Trademark

Classifications

A trade mark will be registered into one or more of 45 classifications of goods and services, which determine what areas of business the trade mark will receive protection in. The trade mark will be registered within that class, and be able to stop subsequent registrations of similar or identical business names. The class system allows similar business names, but within totally different business area’s to coexists with both owning a trade mark, as a customer would not get confused between a window company named “sky” and the tv company. The Nice classification list is used throughout the world in the main, with the first 34 classifications are related to goods, and the remaining 11 are for services. It is important to select the right classifications from the outset, and consider any possible future business expansion, as once an application has been made, it may not be amended.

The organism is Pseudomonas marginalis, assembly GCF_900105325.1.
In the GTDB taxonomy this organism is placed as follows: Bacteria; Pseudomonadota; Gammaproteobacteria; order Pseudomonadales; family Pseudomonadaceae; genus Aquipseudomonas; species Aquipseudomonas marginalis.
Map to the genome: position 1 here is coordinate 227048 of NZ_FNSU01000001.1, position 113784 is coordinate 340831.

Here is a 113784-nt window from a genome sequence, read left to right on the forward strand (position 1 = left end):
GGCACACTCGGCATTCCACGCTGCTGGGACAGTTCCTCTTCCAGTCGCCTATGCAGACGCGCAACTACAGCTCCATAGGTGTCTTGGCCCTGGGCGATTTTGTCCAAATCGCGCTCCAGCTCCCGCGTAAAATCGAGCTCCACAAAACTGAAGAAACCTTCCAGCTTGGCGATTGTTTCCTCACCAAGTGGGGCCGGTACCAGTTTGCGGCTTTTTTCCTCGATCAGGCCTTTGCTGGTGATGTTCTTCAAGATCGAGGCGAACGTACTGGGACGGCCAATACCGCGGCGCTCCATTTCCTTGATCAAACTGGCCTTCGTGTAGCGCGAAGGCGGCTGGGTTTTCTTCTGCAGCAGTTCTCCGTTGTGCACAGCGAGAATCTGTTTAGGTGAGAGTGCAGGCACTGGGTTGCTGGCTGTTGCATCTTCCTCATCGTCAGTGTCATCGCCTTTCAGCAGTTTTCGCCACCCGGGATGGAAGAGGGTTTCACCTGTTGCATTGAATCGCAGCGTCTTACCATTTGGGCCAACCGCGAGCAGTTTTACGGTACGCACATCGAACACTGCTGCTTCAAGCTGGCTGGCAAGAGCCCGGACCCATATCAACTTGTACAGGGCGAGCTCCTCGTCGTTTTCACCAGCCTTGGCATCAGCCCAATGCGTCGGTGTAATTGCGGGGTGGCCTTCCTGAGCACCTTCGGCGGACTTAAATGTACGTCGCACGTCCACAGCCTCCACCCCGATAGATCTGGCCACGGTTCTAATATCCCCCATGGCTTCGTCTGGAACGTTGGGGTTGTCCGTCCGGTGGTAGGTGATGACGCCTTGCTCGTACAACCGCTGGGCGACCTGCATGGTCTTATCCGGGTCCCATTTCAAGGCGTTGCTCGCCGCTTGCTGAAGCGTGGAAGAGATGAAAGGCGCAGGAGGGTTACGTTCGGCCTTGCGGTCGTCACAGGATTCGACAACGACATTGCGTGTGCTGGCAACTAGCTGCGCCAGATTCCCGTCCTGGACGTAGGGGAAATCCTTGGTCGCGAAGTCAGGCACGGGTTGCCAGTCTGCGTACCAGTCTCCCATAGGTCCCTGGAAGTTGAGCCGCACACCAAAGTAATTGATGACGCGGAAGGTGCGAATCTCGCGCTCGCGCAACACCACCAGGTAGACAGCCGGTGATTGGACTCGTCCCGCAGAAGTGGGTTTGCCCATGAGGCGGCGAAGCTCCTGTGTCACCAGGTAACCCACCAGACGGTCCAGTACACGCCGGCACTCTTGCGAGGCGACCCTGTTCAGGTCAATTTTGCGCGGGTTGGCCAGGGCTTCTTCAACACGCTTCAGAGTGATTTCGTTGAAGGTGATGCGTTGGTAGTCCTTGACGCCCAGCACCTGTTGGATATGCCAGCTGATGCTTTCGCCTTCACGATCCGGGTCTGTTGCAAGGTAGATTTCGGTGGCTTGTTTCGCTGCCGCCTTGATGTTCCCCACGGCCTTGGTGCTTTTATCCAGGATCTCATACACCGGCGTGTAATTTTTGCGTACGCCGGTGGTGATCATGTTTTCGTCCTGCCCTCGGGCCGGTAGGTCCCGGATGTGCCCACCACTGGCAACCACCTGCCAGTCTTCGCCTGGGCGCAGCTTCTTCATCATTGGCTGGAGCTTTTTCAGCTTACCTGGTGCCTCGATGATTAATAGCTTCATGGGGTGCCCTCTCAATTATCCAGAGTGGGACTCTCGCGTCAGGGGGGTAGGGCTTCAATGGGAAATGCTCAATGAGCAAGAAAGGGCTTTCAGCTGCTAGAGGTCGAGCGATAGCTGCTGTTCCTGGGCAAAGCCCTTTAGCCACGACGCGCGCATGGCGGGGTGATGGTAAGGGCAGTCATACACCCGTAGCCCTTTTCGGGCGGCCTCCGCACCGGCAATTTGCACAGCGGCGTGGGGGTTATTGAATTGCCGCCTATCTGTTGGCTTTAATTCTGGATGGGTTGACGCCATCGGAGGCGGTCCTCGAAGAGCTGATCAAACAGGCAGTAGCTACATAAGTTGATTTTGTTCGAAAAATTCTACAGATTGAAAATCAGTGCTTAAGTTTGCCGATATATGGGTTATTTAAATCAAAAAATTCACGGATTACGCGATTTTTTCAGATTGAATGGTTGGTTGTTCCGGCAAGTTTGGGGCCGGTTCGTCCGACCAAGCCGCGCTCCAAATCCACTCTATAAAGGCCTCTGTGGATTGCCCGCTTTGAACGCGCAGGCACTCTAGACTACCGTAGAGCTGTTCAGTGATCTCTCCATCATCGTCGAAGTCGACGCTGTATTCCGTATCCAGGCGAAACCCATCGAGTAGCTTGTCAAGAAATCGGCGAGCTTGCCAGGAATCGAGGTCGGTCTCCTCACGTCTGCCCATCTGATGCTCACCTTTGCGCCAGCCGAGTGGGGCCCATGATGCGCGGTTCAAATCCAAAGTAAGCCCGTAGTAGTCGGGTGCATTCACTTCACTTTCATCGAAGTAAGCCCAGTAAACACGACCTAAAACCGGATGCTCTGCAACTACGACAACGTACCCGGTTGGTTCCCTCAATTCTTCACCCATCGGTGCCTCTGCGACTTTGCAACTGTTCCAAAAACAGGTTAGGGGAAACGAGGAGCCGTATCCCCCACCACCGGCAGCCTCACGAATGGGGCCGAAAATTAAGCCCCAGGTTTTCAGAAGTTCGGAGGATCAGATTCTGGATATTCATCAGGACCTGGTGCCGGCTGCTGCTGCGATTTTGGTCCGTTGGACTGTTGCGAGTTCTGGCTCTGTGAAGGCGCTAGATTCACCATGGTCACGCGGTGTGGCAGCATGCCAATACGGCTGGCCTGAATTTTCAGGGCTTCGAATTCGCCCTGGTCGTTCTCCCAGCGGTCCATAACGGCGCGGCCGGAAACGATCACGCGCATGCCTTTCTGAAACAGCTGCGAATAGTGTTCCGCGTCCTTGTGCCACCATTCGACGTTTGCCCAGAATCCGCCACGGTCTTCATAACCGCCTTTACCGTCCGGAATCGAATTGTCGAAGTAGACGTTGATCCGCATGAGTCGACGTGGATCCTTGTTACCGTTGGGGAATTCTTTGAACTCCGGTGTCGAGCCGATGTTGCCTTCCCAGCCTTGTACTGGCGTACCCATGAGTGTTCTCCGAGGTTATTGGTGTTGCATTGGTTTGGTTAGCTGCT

Within each classification, there are further “sub categories” of goods and services that narrow down which particular activities the business does. In class 25 of clothing, these would be everything from shoes, hats, t-shirts, shorts etc which can be covered. It would therefore be possible for instance for two fictional clothing companies named “Jones” for instance to hold a trade mark, with the first covering hats, and the second covering shoes, as long as one does not sell the others products. There can be thousands of these sub categories in each classification, so ensuring the right ones are selected are crucial to ensure you get the protection your business deserves.

Unless your company has business activities in all 45 classes, the you shouldn’t. If you have a trade mark for classifications you are not using in your business, then your trade mark would be open to be attacked for “non use” and you would risk losing the entire trade mark.  In the UK, each classification costs an additional £50, which would total an additional £2200. In some countries, this figure is significantly higher, potentially making a trade mark extremely expensive. Cost aside,

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